A wolf in coyote’s clothing
“IN THE FALL OF 2009, Taylor Mitchell, a 19-year-old folksinger from Toronto, was touring the Maritime Provinces of eastern Canada in support of her critically acclaimed first album, For Your Consideration. With a free afternoon between gigs in Nova Scotia on October 27, she pulled into Cape Breton Highlands National Park and set out along the heavily visited Skyline Trail. The temperature was in the high thirties; birch and maple leaves would have crunched beneath her feet.”
Long story short, Mitchell was attacked on the trail by “eastern coyotes.” A pair of horrified hikers successfully shooed the animals away but Mitchell died of her injuries.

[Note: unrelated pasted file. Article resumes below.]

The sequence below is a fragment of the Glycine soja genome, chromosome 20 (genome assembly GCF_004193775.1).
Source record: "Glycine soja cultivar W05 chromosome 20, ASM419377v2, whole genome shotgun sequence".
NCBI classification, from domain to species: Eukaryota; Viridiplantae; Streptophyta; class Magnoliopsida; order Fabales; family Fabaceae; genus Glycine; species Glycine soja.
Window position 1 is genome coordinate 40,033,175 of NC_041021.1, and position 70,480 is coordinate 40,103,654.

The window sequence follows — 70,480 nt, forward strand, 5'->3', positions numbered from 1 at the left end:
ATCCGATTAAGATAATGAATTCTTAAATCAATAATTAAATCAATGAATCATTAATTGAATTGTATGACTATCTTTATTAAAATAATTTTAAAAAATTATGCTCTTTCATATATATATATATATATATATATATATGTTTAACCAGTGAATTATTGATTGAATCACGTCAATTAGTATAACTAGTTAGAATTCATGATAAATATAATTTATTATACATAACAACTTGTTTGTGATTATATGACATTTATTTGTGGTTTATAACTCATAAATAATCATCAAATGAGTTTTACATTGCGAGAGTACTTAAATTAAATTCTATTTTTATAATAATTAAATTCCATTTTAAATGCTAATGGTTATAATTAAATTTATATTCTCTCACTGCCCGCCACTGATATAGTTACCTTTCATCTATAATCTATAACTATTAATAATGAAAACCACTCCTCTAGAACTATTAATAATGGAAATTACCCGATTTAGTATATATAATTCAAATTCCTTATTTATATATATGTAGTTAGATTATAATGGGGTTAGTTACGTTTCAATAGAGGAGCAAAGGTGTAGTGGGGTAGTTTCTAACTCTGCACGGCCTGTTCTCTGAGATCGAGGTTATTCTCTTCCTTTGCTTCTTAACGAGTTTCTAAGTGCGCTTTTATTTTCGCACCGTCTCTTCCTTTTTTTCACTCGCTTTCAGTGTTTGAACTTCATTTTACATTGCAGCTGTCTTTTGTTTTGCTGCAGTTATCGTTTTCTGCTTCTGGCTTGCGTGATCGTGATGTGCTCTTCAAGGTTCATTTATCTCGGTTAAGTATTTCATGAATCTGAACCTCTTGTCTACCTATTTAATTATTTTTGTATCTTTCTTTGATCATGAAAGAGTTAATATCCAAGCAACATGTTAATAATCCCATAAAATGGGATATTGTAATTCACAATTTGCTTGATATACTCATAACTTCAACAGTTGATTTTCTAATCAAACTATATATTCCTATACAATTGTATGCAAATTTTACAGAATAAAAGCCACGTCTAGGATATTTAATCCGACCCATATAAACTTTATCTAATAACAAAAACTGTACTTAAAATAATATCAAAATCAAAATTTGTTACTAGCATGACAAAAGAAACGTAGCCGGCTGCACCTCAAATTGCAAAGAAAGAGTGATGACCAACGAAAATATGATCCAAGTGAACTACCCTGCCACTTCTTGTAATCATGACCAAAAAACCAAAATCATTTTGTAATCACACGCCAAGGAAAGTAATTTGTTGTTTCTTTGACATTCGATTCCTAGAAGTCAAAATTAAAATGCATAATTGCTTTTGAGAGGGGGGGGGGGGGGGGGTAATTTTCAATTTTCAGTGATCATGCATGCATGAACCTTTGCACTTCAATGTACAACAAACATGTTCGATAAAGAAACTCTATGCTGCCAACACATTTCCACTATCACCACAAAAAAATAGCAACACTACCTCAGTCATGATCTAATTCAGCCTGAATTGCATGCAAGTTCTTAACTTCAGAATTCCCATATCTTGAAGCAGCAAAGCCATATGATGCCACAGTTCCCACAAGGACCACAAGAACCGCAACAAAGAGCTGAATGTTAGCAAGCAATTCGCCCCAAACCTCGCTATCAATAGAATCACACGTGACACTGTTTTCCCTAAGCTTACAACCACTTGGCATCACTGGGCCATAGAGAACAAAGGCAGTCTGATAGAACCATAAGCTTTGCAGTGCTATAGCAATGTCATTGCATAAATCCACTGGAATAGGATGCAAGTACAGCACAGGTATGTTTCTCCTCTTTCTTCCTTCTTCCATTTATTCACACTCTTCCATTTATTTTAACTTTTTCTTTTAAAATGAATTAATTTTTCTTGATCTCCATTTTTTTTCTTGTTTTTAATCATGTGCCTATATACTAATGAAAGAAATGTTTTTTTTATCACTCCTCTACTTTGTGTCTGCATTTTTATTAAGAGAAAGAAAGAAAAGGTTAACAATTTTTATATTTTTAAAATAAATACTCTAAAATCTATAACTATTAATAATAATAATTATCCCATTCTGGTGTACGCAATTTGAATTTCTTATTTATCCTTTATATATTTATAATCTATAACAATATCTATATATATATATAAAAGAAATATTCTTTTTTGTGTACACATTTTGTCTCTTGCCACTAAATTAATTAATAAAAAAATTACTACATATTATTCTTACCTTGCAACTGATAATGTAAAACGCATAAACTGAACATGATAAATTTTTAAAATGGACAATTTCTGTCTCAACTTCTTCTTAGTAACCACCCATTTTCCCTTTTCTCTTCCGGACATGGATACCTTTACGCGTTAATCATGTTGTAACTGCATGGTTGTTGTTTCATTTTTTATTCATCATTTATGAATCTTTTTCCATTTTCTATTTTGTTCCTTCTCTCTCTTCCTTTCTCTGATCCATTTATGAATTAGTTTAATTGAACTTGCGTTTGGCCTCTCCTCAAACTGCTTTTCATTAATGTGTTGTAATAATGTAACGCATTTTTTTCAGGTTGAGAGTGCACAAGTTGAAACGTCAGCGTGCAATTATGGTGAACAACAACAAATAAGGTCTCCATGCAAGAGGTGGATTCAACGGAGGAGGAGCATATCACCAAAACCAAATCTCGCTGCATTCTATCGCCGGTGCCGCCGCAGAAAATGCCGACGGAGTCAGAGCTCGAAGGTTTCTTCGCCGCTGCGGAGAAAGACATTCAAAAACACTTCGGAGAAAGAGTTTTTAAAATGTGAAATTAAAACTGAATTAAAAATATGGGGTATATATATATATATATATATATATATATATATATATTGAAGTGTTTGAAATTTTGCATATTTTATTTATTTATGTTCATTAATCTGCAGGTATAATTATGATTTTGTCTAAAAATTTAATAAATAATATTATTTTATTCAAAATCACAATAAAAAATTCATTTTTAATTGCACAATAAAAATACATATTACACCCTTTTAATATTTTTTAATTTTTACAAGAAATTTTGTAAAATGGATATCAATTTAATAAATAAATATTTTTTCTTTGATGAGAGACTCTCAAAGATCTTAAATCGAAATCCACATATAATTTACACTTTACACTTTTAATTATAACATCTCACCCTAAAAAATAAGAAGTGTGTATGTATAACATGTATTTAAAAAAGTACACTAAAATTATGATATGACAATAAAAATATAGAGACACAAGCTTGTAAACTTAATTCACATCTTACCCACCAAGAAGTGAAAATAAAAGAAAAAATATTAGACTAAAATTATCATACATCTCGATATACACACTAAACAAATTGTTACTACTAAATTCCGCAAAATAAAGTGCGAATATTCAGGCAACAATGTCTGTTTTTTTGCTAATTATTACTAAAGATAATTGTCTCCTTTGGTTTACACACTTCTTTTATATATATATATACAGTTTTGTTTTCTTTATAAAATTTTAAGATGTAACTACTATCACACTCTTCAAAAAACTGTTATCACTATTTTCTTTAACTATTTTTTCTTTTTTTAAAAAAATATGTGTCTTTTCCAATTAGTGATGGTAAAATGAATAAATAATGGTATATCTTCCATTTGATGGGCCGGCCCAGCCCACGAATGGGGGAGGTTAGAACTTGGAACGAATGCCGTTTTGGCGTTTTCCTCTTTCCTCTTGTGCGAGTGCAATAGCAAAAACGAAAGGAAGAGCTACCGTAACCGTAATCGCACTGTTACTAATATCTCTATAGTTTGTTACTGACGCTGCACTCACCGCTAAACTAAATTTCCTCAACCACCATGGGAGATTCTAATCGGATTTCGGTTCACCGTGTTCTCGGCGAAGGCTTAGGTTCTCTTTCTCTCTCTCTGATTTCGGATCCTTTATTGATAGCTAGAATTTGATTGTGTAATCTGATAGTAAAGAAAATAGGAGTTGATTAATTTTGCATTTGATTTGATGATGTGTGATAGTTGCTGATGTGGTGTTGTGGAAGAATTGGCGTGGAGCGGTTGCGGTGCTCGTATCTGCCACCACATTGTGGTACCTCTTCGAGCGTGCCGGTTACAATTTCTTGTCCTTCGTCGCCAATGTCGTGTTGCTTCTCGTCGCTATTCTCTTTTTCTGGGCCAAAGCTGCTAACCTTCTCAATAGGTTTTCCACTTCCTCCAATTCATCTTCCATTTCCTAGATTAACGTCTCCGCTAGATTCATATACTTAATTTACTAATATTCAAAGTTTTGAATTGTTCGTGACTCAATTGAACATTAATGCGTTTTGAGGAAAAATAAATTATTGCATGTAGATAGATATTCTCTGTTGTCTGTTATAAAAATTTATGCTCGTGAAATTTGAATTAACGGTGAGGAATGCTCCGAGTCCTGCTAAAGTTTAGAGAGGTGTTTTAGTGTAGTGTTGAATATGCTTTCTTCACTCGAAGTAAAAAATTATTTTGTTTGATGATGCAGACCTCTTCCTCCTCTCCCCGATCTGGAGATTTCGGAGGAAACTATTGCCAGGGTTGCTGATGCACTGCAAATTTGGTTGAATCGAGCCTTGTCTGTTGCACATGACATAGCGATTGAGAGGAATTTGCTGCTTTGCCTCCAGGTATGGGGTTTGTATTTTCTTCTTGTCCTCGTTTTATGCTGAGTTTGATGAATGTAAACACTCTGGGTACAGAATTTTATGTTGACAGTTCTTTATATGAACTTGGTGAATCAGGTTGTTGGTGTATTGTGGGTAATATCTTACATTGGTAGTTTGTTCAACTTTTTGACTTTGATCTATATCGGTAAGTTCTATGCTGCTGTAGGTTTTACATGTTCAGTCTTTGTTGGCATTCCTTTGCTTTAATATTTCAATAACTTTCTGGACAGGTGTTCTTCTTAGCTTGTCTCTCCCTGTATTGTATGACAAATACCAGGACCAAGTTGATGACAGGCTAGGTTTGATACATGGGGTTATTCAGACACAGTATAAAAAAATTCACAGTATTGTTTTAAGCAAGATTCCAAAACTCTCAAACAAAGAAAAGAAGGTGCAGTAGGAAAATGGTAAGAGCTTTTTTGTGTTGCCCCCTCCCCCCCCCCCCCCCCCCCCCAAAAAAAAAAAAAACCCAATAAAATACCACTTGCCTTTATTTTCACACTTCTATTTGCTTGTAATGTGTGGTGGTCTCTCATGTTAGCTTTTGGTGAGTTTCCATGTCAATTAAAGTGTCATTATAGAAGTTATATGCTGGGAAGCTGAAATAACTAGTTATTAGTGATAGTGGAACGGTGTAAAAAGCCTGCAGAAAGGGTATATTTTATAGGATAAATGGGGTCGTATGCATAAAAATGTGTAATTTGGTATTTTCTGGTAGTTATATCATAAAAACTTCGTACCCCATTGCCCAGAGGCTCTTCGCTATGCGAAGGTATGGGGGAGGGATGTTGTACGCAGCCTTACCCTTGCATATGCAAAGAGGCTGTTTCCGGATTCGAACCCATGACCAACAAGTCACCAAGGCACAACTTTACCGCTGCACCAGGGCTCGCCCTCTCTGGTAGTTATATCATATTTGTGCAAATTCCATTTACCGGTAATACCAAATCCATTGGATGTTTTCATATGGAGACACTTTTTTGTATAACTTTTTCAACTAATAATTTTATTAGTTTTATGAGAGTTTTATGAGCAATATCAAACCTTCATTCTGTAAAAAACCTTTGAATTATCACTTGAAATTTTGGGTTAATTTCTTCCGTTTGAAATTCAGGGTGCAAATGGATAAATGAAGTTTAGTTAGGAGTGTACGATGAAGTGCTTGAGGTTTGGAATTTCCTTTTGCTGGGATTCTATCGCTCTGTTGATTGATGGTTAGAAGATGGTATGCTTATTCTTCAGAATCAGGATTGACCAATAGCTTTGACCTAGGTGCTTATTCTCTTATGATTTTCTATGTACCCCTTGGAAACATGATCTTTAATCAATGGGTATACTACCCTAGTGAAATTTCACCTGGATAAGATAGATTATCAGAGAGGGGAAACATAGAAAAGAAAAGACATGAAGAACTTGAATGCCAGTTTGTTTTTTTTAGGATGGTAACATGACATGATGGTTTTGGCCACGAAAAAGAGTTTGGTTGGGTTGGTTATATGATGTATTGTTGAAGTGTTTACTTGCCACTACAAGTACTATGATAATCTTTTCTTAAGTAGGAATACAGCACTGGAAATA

What exactly are eastern coyotes and what makes them so ferocious, you ask? They are the little beasts that happen when, fascinatingly, wait for it, COYOTES AND WOLVES MATE, answers Outside magazine (photo via). And why are these hybrids referred to as coyotes instead of wolves, even though they seem to run in packs and hunt with wolfish flair? Public relations, it seems:
Quann uses the word pack warily, preferring the wonkier “cohesive family social group.” That’s because pack is associated with wolves, and wolves, as we know, can bring out the worst in people. But, yes, Quann says with a reluctant sigh, “it’s pretty well accepted these coyotes are wolf hybrids.”
I find it strange that the print version of this story features some awesome coyote photographs, whereas the only photo found in the online version is this outdoors troubadour shot of Mitchell, made more creepy by the fact that “within minutes of the shutter click,” the deadly wolf-yote attack ensued.